--Heather Stough, Vail Unified School District, Community Services Program Coordinator
Acacia Elementary was in need of basketball rims and nets, footballs, flag football belts, soccer nets, kickball bases, and playground balls. The students are excited about the new equipment and activites during recess time. They are more active on the playground because they have more choices and are excited to use the new equipment.
Senita Valley Elementary has shared an audiometer with Rincon Vista Middle School for the past seven years. It has been increasingly difficult to share it, especially at the beginning of the school year when they welcome a new class of Kindergartener's. With the purchase of the audiometer, the health aid can now screen students without delay. The stress level involved with meeting testing deadlines has been greatly reduced.
"The goal of the renovation was to provide students, peer mentors, teachers, and paraprofessionals with an enriching environment to explore life skills and to promote self-organization and positive change. The renovation of the Life Skills Classroom has entirely transformed how the room is used and what the students are gaining while in the room. What was once a room for free play is now an interesting and engaging room for structured learning. The room has organized activities that students, peers, and adults can engage in with little to no preparation. For example, the kitchen has a stocked pantry that provides the ingredients needed to make a recipe or two for the week. The sensory cabinet has games and equipment that simply need to be pulled out and used.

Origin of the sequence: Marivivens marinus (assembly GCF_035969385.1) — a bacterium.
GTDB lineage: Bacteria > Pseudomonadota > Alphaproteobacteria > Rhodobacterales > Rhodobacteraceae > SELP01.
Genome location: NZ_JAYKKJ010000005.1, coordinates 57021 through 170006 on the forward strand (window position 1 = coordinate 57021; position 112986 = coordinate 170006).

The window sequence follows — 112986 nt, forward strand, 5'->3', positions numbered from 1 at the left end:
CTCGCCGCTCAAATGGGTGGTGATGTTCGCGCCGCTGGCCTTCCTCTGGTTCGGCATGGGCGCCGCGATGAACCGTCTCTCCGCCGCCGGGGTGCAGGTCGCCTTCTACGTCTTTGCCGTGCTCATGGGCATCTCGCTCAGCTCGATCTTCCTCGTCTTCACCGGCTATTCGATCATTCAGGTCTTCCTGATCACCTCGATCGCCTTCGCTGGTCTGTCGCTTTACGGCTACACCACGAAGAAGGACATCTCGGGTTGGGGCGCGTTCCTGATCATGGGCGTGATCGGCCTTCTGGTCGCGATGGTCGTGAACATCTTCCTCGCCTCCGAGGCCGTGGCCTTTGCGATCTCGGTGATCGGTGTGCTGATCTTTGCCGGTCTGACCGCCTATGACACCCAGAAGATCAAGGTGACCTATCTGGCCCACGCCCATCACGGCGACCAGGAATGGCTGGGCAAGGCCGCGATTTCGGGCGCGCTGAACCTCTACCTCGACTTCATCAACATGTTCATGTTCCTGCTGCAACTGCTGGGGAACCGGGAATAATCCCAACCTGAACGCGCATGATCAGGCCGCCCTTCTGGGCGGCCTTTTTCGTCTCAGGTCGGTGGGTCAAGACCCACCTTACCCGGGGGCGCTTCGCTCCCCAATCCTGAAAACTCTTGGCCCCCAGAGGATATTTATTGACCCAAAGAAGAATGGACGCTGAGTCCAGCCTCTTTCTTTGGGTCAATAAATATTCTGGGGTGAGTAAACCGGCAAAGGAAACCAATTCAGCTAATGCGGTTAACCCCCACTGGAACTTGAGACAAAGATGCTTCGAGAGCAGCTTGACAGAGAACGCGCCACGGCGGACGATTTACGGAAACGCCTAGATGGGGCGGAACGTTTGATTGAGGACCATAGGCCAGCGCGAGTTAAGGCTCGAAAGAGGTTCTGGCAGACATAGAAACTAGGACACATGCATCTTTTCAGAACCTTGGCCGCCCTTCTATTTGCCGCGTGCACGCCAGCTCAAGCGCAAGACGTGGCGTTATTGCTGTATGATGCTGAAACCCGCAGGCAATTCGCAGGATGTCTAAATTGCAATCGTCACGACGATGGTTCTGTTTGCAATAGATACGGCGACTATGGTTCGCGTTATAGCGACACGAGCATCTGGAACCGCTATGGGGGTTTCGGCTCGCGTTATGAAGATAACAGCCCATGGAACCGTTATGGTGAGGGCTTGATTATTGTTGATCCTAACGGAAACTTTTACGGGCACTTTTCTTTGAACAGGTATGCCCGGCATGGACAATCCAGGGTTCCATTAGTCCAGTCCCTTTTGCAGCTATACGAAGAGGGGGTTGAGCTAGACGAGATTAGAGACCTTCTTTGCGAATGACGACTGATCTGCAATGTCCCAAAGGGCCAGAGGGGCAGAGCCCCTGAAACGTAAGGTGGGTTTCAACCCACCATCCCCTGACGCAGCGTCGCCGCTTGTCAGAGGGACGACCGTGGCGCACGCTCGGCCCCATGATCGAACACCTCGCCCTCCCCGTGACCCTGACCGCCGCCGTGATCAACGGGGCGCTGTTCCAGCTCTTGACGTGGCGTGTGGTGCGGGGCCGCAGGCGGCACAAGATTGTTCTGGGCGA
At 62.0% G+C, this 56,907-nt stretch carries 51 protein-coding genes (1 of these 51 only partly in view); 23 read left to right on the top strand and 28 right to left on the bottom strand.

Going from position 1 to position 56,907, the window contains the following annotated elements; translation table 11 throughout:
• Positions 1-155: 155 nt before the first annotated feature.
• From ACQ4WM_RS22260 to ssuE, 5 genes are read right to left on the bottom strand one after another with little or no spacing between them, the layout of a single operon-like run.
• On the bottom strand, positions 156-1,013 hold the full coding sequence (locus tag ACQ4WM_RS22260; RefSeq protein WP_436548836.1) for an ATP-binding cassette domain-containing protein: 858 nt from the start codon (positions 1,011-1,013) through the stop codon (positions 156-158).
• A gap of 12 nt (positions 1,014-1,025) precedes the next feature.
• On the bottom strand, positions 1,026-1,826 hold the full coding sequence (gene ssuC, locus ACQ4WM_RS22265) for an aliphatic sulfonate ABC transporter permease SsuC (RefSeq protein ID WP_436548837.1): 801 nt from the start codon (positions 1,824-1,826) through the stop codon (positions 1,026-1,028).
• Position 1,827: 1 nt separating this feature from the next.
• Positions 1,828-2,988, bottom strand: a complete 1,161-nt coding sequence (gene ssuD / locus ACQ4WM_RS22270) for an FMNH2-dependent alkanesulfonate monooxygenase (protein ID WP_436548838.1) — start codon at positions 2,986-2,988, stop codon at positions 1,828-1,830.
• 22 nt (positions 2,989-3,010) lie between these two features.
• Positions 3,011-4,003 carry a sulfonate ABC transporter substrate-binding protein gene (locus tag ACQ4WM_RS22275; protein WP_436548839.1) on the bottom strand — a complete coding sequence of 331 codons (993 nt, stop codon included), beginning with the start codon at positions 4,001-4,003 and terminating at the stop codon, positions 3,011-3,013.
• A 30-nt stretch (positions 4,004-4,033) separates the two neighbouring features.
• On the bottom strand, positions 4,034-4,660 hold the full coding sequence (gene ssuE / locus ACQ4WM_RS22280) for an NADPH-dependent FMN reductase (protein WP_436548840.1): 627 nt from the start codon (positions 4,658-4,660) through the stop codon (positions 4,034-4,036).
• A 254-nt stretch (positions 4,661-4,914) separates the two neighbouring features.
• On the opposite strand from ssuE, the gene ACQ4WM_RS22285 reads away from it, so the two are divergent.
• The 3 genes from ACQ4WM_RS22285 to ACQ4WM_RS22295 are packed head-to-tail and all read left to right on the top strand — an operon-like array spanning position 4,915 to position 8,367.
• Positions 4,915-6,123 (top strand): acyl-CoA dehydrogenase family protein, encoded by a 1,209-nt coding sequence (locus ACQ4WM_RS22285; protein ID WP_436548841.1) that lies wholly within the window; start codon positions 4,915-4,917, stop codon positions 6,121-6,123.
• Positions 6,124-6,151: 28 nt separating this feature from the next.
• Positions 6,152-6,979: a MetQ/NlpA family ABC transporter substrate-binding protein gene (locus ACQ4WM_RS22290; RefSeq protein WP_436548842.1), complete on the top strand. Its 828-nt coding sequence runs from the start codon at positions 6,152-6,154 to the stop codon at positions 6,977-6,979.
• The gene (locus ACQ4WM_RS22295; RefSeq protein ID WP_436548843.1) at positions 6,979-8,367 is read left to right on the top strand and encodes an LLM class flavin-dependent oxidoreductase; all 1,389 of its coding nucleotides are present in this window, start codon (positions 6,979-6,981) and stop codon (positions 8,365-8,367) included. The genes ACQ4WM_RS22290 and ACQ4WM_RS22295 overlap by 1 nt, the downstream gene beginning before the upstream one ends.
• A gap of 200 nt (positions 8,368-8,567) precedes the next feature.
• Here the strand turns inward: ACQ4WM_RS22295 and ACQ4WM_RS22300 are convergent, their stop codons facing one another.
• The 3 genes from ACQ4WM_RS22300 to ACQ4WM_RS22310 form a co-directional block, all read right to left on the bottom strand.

It has been exciting for me to observe the Life Skills Classroom being used as an interactive classroom. I have seen the Occupational Therapist use the sensory area and almost every piece of new equipment for therapy. I have escorted two angry children to the room and taught them how to use the crash pad to appropriately release their anger. I have shared a snack with first graders who made their own trail mix and fifth graders who make Ambrosia Salad. I have heard a student comment on how easy it is to do work in her private desk. I have watched a student leave his iPad and read a book in the sensory pea pod. I have even witnessed one of the kindergarten teachers bring in a friend to use the trampoline to get his energy out."